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Getting started with sbi

Note, you find the original version of this notebook at in the sbi repository.

import torch
from sbi import utils as utils
from sbi import analysis as analysis
from sbi.inference.base import infer

Running the inference procedure

sbi provides a simple interface to run state-of-the-art algorithms for simulation-based inference.

For inference, you need to provide two ingredients:

1) a prior distribution that allows to sample parameter sets.
2) a simulator that takes parameter sets and produces simulation outputs.

For example, we can have a 3-dimensional parameter space with a uniform prior between [-1,1] and a simple simulator that for the sake of example adds 1.0 and some Gaussian noise to the parameter set:

num_dim = 3
prior = utils.BoxUniform(low=-2*torch.ones(num_dim), high=2*torch.ones(num_dim))

def simulator(parameter_set):
    return 1.0 + parameter_set + torch.randn(parameter_set.shape) * 0.1

sbi can then run inference:

posterior = infer(simulator, prior, method='SNPE', num_simulations=1000)
HBox(children=(FloatProgress(value=0.0, description='Running 1000 simulations.', max=1000.0, style=ProgressSty…

Neural network successfully converged after 175 epochs.

Let’s say we have made some observation \(x\):

observation = torch.zeros(3)

Given this observation, we can then sample from the posterior \(p(\theta|x)\), evaluate its log-probability, or plot it.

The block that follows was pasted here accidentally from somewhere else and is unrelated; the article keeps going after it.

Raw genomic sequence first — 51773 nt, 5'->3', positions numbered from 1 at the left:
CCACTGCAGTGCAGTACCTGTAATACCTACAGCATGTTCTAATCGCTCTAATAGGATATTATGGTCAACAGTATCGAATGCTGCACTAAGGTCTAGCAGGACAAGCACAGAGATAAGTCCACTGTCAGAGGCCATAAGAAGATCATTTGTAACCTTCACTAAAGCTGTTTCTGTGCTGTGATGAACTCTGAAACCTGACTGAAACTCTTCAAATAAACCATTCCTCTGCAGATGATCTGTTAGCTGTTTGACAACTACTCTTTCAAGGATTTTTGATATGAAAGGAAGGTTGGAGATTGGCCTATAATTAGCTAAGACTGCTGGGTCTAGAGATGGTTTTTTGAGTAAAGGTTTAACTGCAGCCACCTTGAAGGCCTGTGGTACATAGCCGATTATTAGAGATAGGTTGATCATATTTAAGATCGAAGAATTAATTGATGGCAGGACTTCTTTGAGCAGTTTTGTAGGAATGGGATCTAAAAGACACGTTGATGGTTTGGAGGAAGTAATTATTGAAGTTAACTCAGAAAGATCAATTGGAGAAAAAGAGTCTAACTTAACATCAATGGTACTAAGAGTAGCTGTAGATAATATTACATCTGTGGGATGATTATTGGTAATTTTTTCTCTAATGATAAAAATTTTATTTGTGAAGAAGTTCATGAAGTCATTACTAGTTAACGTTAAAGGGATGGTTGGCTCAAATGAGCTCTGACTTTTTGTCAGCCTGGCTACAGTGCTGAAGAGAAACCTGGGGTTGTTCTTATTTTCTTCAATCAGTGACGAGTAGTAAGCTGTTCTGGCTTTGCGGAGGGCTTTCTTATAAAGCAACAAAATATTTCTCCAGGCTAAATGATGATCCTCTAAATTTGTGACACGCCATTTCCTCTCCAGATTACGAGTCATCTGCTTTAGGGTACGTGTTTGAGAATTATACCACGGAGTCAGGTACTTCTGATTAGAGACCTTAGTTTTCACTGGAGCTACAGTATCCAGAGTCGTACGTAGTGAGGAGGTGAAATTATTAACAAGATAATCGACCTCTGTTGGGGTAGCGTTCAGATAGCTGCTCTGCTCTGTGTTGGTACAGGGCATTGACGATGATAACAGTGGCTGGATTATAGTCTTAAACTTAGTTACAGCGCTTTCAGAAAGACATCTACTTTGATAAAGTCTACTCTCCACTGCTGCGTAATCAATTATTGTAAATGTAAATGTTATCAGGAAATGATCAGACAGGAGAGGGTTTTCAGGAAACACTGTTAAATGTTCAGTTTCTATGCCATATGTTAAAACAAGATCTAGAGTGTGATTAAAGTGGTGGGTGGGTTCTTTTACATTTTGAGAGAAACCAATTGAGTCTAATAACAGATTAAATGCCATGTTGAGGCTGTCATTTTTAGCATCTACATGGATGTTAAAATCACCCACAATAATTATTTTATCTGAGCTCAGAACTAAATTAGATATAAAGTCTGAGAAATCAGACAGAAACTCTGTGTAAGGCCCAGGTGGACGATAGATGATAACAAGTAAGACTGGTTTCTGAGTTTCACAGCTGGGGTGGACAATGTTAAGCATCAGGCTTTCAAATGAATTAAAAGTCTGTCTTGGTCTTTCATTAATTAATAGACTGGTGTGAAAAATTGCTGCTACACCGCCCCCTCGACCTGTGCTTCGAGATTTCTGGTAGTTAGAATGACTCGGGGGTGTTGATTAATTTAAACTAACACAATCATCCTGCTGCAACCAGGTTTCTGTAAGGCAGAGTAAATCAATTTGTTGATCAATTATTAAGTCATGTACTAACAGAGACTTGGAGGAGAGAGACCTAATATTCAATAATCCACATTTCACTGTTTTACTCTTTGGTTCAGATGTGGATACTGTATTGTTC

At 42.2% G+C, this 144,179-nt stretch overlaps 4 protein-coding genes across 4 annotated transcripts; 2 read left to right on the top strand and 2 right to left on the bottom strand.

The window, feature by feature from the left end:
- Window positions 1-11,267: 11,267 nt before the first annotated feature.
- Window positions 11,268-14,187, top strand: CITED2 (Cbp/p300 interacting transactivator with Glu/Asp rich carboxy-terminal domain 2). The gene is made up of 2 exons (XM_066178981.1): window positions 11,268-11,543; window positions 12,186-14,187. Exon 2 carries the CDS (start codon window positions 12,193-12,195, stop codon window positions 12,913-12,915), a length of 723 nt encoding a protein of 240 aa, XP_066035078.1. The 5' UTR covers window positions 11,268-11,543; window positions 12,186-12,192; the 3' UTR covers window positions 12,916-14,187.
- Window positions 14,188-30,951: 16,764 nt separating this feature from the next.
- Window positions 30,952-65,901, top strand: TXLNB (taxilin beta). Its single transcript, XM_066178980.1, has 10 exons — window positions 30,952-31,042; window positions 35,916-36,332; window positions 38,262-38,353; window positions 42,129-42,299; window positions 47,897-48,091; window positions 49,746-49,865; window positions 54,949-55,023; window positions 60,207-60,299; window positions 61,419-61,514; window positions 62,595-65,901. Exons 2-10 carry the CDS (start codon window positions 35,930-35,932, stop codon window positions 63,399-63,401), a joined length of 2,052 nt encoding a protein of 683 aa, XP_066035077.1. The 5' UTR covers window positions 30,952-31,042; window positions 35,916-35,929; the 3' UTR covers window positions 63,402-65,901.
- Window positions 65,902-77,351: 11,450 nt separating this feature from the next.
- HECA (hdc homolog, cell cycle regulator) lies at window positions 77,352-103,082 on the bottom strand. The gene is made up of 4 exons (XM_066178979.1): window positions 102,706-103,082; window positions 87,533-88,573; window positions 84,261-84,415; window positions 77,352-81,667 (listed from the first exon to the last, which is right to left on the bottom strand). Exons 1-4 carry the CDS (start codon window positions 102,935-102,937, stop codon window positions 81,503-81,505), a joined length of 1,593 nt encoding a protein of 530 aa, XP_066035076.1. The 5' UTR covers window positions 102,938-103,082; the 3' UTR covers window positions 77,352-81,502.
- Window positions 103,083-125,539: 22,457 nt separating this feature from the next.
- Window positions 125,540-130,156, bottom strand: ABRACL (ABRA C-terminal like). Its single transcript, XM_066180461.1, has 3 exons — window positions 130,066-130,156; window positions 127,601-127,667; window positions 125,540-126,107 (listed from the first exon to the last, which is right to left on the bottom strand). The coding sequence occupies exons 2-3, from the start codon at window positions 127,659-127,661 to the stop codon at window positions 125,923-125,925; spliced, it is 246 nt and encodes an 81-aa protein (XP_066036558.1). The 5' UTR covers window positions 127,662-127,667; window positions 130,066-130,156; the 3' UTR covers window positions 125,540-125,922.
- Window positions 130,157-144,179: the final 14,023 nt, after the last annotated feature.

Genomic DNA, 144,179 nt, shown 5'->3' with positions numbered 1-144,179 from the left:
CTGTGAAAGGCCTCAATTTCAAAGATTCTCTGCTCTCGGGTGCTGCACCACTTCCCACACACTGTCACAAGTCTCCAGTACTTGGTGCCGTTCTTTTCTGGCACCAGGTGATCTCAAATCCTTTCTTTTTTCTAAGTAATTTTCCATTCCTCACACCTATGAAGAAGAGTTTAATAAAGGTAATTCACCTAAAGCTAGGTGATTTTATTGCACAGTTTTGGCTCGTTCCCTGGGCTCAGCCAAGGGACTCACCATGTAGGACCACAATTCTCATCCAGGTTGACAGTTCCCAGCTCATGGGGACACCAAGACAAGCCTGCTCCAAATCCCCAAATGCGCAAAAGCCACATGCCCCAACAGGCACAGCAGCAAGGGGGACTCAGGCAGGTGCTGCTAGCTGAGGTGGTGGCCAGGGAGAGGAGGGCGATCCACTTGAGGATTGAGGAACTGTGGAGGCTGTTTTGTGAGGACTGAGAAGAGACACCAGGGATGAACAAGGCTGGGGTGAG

samples = posterior.sample((10000,), x=observation)
log_probability = posterior.log_prob(samples, x=observation)
_ = analysis.pairplot(samples, limits=[[-2,2],[-2,2],[-2,2]], figsize=(6,6))
HBox(children=(FloatProgress(value=0.0, description='Drawing 10000 posterior samples', max=10000.0, style=Prog…


Requirements for the simulator, prior, and observation

Regardless of the algorithm you need to provide a prior and a simulator for training. Let’s talk about what requirements they need to satisfy.


A prior is a distribution object that allows to sample parameter sets. Any class for the prior is allowed as long as it allows to call prior.sample() and prior.log_prob().


The simulator is a Python callable that takes in a parameter set and outputs data with some (even if very small) stochasticity.

Allowed data types and shapes for input and output:

  • the input parameter set and the output have to be either a np.ndarray or a torch.Tensor.
  • the input parameter set should have either shape (1,N) or (N), and the output must have shape (1,M) or (M).

You can call simulators not written in Python as long as you wrap them in a Python function.


Once you have a trained posterior, you will want to evaluate or sample the posterior \(p(\theta|x_o)\) at certain observed values \(x_o\):

  • The allowable data types are either Numpy np.ndarray or a torch torch.Tensor.
  • The shape must be either (1,M) or just (M).

Running different algorithms

sbi implements three classes of algorithms that can be used to obtain the posterior distribution: SNPE, SNLE, and SNRE. You can try the different algorithms by simply swapping out the method:

posterior = infer(simulator, prior, method='SNPE', num_simulations=1000)
posterior = infer(simulator, prior, method='SNLE', num_simulations=1000)
posterior = infer(simulator, prior, method='SNRE', num_simulations=1000)

You can then infer, sample, evaluate, and plot the posterior as described above.